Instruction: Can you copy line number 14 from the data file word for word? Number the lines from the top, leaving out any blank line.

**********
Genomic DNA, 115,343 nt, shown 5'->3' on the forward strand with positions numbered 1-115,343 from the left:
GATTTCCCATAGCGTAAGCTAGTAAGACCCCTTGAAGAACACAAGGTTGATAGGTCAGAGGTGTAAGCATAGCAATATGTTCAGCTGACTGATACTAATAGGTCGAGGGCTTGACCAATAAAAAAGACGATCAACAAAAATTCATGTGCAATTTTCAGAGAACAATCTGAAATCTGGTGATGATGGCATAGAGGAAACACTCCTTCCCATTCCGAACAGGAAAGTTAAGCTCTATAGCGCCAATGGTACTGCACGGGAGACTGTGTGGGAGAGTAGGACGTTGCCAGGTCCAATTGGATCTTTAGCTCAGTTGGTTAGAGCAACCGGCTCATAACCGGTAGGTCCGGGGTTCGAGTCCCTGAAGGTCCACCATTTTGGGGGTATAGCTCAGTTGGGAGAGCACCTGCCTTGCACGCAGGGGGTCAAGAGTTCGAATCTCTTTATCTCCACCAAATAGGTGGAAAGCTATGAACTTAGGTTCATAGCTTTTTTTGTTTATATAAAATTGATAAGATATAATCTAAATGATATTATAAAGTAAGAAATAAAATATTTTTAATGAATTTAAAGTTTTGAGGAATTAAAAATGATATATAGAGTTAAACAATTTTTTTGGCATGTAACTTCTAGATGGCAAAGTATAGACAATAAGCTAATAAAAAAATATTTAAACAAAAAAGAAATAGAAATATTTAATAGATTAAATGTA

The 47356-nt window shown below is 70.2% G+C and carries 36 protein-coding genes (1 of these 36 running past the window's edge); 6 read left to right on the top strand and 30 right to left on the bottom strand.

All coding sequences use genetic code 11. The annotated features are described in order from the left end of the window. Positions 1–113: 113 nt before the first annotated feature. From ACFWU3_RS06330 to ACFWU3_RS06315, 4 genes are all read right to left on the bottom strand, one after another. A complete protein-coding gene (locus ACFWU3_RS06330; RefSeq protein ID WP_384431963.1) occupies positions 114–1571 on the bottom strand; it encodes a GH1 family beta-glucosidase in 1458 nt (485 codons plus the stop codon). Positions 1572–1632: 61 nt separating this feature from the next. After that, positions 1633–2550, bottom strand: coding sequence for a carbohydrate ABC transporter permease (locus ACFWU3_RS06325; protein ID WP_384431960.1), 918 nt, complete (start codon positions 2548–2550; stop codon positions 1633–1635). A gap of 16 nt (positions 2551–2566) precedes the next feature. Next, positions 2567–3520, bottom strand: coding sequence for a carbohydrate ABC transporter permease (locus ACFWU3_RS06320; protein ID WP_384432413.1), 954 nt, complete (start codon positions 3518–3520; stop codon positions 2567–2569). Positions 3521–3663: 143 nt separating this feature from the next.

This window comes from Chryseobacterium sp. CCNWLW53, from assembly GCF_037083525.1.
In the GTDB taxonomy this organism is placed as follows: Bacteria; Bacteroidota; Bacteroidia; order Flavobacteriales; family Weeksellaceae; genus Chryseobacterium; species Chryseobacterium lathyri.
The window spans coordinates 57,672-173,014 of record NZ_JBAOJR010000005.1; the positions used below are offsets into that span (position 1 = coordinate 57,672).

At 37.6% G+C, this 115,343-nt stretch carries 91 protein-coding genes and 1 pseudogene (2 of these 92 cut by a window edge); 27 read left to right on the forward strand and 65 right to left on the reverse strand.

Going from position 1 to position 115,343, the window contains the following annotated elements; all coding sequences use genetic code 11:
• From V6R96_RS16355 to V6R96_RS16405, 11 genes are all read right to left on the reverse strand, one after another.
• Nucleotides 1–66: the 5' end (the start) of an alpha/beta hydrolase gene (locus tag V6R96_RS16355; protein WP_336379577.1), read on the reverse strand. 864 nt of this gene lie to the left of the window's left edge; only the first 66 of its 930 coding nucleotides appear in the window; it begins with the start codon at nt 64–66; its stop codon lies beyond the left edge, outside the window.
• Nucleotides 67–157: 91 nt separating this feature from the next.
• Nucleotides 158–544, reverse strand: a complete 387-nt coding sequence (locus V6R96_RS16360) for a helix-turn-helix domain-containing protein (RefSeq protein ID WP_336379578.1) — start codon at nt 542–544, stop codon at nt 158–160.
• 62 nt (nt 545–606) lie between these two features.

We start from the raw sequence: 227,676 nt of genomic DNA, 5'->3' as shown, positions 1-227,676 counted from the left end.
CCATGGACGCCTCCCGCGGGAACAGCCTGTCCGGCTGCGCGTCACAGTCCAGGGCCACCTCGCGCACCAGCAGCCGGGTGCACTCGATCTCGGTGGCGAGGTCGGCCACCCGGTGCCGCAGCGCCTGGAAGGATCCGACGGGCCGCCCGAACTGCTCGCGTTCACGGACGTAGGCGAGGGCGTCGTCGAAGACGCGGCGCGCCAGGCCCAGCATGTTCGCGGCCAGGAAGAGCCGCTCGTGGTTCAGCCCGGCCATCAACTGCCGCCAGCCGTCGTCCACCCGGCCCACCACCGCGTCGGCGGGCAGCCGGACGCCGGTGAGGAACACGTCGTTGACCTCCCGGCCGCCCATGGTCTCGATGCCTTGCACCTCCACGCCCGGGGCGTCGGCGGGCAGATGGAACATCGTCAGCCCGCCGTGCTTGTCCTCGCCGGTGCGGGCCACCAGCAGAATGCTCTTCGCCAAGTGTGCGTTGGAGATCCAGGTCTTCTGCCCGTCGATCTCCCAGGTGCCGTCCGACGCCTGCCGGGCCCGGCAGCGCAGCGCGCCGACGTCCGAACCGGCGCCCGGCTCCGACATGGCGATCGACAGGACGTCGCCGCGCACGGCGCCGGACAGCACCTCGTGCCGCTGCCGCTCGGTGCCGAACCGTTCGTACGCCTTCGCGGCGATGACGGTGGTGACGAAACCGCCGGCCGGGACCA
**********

• 62 nt (nt 545–606) lie between these two features.